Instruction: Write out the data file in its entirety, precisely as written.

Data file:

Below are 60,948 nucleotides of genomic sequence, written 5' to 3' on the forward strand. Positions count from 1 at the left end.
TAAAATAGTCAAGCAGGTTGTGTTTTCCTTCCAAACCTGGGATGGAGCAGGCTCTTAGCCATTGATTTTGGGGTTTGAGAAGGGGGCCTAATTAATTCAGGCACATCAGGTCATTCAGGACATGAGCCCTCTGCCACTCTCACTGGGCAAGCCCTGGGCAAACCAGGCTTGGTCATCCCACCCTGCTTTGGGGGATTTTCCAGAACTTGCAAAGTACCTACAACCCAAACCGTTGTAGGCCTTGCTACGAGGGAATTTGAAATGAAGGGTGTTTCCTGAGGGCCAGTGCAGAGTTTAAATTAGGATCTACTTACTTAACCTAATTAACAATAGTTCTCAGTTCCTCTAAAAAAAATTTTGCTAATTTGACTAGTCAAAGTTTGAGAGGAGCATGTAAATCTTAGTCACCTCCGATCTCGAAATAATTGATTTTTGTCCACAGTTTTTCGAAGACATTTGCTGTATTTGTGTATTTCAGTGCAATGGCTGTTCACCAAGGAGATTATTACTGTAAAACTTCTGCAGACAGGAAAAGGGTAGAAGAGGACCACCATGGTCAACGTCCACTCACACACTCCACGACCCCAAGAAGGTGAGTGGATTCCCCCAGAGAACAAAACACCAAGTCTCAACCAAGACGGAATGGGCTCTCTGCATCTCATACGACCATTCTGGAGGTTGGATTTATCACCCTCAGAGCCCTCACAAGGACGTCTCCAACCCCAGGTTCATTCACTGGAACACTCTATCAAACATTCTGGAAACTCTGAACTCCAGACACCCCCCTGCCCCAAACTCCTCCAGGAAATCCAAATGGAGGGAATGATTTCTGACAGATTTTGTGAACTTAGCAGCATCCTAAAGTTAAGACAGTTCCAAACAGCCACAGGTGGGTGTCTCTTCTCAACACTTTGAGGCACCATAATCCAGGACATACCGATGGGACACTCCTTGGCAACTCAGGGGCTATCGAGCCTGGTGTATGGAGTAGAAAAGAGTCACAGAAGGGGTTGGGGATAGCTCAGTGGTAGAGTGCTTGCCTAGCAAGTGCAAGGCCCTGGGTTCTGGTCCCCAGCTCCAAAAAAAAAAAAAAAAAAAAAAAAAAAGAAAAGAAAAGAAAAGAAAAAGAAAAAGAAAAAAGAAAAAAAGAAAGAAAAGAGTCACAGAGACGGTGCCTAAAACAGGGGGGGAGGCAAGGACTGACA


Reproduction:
Below are 60,948 nucleotides of genomic sequence, written 5' to 3' on the forward strand. Positions count from 1 at the left end.
TAAAATAGTCAAGCAGGTTGTGTTTTCCTTCCAAACCTGGGATGGAGCAGGCTCTTAGCCATTGATTTTGGGGTTTGAGAAGGGGGCCTAATTAATTCAGGCACATCAGGTCATTCAGGACATGAGCCCTCTGCCACTCTCACTGGGCAAGCCCTGGGCAAACCAGGCTTGGTCATCCCACCCTGCTTTGGGGGATTTTCCAGAACTTGCAAAGTACCTACAACCCAAACCGTTGTAGGCCTTGCTACGAGGGAATTTGAAATGAAGGGTGTTTCCTGAGGGCCAGTGCAGAGTTTAAATTAGGATCTACTTACTTAACCTAATTAACAATAGTTCTCAGTTCCTCTAAAAAAAATTTTGCTAATTTGACTAGTCAAAGTTTGAGAGGAGCATGTAAATCTTAGTCACCTCCGATCTCGAAATAATTGATTTTTGTCCACAGTTTTTCGAAGACATTTGCTGTATTTGTGTATTTCAGTGCAATGGCTGTTCACCAAGGAGATTATTACTGTAAAACTTCTGCAGACAGGAAAAGGGTAGAAGAGGACCACCATGGTCAACGTCCACTCACACACTCCACGACCCCAAGAAGGTGAGTGGATTCCCCCAGAGAACAAAACACCAAGTCTCAACCAAGACGGAATGGGCTCTCTGCATCTCATACGACCATTCTGGAGGTTGGATTTATCACCCTCAGAGCCCTCACAAGGACGTCTCCAACCCCAGGTTCATTCACTGGAACACTCTATCAAACATTCTGGAAACTCTGAACTCCAGACACCCCCCTGCCCCAAACTCCTCCAGGAAATCCAAATGGAGGGAATGATTTCTGACAGATTTTGTGAACTTAGCAGCATCCTAAAGTTAAGACAGTTCCAAACAGCCACAGGTGGGTGTCTCTTCTCAACACTTTGAGGCACCATAATCCAGGACATACCGATGGGACACTCCTTGGCAACTCAGGGGCTATCGAGCCTGGTGTATGGAGTAGAAAAGAGTCACAGAAGGGGTTGGGGATAGCTCAGTGGTAGAGTGCTTGCCTAGCAAGTGCAAGGCCCTGGGTTCTGGTCCCCAGCTCCAAAAAAAAAAAAAAAAAAAAAAAAAAAGAAAAGAAAAGAAAAGAAAAAGAAAAAGAAAAAAGAAAAAAAGAAAGAAAAGAGTCACAGAGACGGTGCCTAAAACAGGGGGGGAGGCAAGGACTGACA